The Steelers announced today the team will retire Joe Greene’s Number ‘75’ in a ceremony on November 2, when the team hosts the Baltimore Ravens at Heinz Field.
Greene, the leader of the “Steel Curtain” defense during the 1970s, helped lead the Steelers to four Super Bowl victories and six AFC Championship game appearances. He played a critical role in the Steelers’ Super Bowl IX victory, the team’s first championship, in a win over the Minnesota Vikings with an interception and a fumble recovery. In his post-playing career, Greene became a member of Chuck Noll’s coaching staff for five years, and he later joined the Steelers personnel department for nine years.
“Joe Greene was the dominant player and the unquestioned leader of the Steelers dynasty of the 70s,” Steelers President Art Rooney II said. “It is time that we recognize his importance and many contributions to the Steelers by officially retiring his number 75.”
“Joe was the cornerstone of the Steel Curtain,” Steelers Chairman Dan Rooney said. “This isn’t something you can do for everyone. He was a catalyst and to retire his number is something we feel is a special thing. I am so happy we are honoring Joe this way.”
Throughout his 13-year playing career, all with Pittsburgh, Greene earned All-NFL honors five times and all-conference accolades 11 consecutive years to begin his tenure with the Steelers. He was twice named the NFL’s Defensive Player of the Year in 1972 and 1974.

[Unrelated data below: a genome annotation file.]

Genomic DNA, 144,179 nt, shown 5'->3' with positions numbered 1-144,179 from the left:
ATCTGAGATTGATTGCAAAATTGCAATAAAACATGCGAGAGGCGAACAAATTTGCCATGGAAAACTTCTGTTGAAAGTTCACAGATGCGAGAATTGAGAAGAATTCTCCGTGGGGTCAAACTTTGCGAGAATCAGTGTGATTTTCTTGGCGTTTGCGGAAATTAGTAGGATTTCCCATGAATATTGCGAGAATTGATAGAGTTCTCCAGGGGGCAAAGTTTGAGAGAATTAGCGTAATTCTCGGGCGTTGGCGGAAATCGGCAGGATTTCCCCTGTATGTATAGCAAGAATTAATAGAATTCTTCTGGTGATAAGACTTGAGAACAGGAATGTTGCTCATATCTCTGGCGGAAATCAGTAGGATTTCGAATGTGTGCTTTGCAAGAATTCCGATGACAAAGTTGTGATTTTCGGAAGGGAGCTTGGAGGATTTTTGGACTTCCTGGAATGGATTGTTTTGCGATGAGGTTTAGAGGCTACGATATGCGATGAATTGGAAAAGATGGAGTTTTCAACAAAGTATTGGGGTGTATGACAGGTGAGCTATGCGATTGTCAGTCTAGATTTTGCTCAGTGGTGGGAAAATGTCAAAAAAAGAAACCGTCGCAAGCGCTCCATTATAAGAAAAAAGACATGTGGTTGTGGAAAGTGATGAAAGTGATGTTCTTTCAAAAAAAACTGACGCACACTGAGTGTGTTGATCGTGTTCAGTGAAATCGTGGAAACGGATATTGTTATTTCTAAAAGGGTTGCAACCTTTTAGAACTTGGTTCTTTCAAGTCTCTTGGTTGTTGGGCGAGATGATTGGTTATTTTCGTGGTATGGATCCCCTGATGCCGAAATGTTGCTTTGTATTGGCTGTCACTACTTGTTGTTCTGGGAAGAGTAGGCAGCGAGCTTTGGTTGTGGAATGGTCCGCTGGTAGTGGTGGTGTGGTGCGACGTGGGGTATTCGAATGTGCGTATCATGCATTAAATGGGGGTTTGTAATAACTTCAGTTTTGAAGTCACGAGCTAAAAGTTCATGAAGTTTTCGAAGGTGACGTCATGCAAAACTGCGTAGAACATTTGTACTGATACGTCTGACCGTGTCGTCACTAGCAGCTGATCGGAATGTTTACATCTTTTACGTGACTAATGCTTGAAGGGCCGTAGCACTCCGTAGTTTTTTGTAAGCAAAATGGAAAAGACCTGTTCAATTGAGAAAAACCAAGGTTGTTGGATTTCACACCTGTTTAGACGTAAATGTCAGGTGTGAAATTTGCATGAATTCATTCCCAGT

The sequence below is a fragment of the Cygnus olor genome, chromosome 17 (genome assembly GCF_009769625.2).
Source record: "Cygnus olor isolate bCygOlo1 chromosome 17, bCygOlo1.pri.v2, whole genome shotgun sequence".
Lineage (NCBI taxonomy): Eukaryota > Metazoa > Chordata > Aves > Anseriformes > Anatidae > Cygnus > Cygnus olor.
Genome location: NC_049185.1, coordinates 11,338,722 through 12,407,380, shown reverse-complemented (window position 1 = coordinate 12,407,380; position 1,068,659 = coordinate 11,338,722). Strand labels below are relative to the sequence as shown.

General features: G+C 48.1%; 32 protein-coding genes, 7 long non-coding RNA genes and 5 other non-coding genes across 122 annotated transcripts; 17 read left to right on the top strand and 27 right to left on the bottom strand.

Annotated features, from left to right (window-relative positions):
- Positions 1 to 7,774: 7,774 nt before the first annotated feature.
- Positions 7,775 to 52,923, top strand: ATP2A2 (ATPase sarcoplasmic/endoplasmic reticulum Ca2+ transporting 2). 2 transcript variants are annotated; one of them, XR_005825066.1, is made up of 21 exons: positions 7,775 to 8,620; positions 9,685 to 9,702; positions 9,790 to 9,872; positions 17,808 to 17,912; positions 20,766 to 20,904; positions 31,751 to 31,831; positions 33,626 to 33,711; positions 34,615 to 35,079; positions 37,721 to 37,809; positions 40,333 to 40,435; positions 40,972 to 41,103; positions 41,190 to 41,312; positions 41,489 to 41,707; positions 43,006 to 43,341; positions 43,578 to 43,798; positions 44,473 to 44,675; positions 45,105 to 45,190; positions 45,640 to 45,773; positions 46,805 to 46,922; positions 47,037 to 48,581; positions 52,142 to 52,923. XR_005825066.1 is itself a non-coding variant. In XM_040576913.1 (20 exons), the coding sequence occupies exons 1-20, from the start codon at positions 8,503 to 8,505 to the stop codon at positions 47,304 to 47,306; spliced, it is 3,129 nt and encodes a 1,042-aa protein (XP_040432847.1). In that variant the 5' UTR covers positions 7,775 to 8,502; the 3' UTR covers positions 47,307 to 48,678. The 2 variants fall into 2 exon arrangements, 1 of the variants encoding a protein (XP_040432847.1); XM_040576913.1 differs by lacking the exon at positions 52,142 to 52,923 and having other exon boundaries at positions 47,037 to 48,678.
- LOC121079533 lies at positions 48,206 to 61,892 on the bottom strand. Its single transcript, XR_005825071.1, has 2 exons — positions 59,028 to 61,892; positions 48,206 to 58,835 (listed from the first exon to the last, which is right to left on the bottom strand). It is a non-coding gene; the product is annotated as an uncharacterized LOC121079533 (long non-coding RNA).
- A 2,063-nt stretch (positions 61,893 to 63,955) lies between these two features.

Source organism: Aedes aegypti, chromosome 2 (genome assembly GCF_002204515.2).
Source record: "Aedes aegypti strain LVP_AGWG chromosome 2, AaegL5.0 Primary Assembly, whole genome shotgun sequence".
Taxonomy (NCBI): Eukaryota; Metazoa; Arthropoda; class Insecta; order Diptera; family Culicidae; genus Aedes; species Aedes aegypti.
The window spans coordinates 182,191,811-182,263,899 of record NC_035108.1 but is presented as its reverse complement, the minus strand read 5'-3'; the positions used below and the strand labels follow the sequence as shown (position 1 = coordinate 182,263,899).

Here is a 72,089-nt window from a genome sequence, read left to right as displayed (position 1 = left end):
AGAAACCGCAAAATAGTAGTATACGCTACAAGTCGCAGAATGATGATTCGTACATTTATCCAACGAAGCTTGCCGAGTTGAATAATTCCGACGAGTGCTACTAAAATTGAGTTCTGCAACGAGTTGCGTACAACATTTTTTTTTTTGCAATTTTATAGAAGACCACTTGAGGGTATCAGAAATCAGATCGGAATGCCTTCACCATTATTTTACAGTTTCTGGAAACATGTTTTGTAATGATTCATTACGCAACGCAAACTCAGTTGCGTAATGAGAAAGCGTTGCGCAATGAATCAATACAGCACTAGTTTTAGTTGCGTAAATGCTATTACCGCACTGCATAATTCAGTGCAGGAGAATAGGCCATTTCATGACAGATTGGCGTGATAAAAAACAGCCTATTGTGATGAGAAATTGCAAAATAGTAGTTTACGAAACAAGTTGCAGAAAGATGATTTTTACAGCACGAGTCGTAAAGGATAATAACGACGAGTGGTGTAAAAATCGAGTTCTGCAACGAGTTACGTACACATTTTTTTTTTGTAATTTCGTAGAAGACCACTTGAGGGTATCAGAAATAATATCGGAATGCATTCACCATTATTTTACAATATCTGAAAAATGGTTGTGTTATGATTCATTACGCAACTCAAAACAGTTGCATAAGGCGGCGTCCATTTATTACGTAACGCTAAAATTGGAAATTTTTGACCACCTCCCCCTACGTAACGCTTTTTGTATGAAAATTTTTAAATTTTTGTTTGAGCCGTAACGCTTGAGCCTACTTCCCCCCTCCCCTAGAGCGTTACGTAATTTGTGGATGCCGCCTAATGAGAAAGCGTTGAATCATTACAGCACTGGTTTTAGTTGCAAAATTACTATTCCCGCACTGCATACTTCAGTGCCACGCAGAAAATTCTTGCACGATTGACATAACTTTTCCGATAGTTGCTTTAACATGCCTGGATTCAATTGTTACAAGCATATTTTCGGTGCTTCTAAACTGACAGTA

The team’s No. 1 draft pick in 1969, Greene quickly emerged in the league as he was named the NFL’s Rookie of the Year and received the first of his 10 Pro Bowl selections.
Greene was elected to the Pro Football Hall of Fame in 1987 and has been recognized with the following honors:
- All-Time NFL Team (2000)
- NFL 75th Anniversary Team
- Super Bowl Silver Anniversary Team
- 1970s All-Decade Team
Greene’s Number ‘75’ has not been issued by the Steelers since his retirement following the 1981 season. He will join Ernie Stautner (No. 70) as the only players in franchise history to officially have their number retired.
After a 13-year playing career, Greene briefly worked as a color analyst for CBS Sports before becoming the Steelers’ defensive line coach from 1987-91. He then went on to coach the defensive line for the Miami Dolphins (1992-95) and the Arizona Cardinals (1996-03) before retiring from coaching and moving into the player personnel department with the Steelers. He spent nine years as a special assistant for pro and college personnel for Pittsburgh before retiring in 2013.